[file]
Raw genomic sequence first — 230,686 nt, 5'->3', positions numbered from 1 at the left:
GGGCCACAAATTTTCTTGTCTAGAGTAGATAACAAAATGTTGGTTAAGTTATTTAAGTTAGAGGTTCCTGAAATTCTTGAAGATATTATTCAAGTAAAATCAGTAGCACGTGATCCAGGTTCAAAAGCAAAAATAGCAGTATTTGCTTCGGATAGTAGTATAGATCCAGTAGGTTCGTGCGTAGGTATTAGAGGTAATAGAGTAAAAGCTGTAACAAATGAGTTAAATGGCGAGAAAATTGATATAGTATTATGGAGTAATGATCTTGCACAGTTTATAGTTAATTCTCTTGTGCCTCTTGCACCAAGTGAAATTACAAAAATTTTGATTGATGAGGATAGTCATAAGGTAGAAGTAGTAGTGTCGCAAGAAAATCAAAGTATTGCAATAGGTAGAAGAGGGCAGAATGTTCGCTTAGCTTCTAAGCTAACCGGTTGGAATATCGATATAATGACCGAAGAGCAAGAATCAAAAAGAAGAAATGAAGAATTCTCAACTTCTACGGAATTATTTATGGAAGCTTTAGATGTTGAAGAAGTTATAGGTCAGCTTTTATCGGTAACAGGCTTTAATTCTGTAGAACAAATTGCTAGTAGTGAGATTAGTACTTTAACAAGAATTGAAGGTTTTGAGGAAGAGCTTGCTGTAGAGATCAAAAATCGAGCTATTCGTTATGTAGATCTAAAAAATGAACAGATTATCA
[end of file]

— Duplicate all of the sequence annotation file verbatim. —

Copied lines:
Raw genomic sequence first — 230,686 nt, 5'->3', positions numbered from 1 at the left:
GGGCCACAAATTTTCTTGTCTAGAGTAGATAACAAAATGTTGGTTAAGTTATTTAAGTTAGAGGTTCCTGAAATTCTTGAAGATATTATTCAAGTAAAATCAGTAGCACGTGATCCAGGTTCAAAAGCAAAAATAGCAGTATTTGCTTCGGATAGTAGTATAGATCCAGTAGGTTCGTGCGTAGGTATTAGAGGTAATAGAGTAAAAGCTGTAACAAATGAGTTAAATGGCGAGAAAATTGATATAGTATTATGGAGTAATGATCTTGCACAGTTTATAGTTAATTCTCTTGTGCCTCTTGCACCAAGTGAAATTACAAAAATTTTGATTGATGAGGATAGTCATAAGGTAGAAGTAGTAGTGTCGCAAGAAAATCAAAGTATTGCAATAGGTAGAAGAGGGCAGAATGTTCGCTTAGCTTCTAAGCTAACCGGTTGGAATATCGATATAATGACCGAAGAGCAAGAATCAAAAAGAAGAAATGAAGAATTCTCAACTTCTACGGAATTATTTATGGAAGCTTTAGATGTTGAAGAAGTTATAGGTCAGCTTTTATCGGTAACAGGCTTTAATTCTGTAGAACAAATTGCTAGTAGTGAGATTAGTACTTTAACAAGAATTGAAGGTTTTGAGGAAGAGCTTGCTGTAGAGATCAAAAATCGAGCTATTCGTTATGTAGATCTAAAAAATGAACAGATTATCA